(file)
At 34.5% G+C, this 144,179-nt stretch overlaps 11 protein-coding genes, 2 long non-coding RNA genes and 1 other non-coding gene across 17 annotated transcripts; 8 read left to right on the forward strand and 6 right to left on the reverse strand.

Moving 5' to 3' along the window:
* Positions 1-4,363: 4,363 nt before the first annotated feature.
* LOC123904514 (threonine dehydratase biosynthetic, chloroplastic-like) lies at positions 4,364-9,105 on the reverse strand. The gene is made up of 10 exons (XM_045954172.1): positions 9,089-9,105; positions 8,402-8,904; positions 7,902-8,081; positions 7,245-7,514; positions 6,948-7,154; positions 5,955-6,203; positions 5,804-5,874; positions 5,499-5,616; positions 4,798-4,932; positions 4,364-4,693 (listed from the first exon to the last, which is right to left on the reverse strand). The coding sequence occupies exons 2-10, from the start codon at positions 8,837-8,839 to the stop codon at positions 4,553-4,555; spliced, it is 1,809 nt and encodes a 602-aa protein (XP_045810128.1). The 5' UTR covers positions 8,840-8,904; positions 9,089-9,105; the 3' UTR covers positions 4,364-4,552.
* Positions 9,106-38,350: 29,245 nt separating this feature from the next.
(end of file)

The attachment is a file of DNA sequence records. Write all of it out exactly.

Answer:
At 34.5% G+C, this 144,179-nt stretch overlaps 11 protein-coding genes, 2 long non-coding RNA genes and 1 other non-coding gene across 17 annotated transcripts; 8 read left to right on the forward strand and 6 right to left on the reverse strand.

Moving 5' to 3' along the window:
* Positions 1-4,363: 4,363 nt before the first annotated feature.
* LOC123904514 (threonine dehydratase biosynthetic, chloroplastic-like) lies at positions 4,364-9,105 on the reverse strand. The gene is made up of 10 exons (XM_045954172.1): positions 9,089-9,105; positions 8,402-8,904; positions 7,902-8,081; positions 7,245-7,514; positions 6,948-7,154; positions 5,955-6,203; positions 5,804-5,874; positions 5,499-5,616; positions 4,798-4,932; positions 4,364-4,693 (listed from the first exon to the last, which is right to left on the reverse strand). The coding sequence occupies exons 2-10, from the start codon at positions 8,837-8,839 to the stop codon at positions 4,553-4,555; spliced, it is 1,809 nt and encodes a 602-aa protein (XP_045810128.1). The 5' UTR covers positions 8,840-8,904; positions 9,089-9,105; the 3' UTR covers positions 4,364-4,552.
* Positions 9,106-38,350: 29,245 nt separating this feature from the next.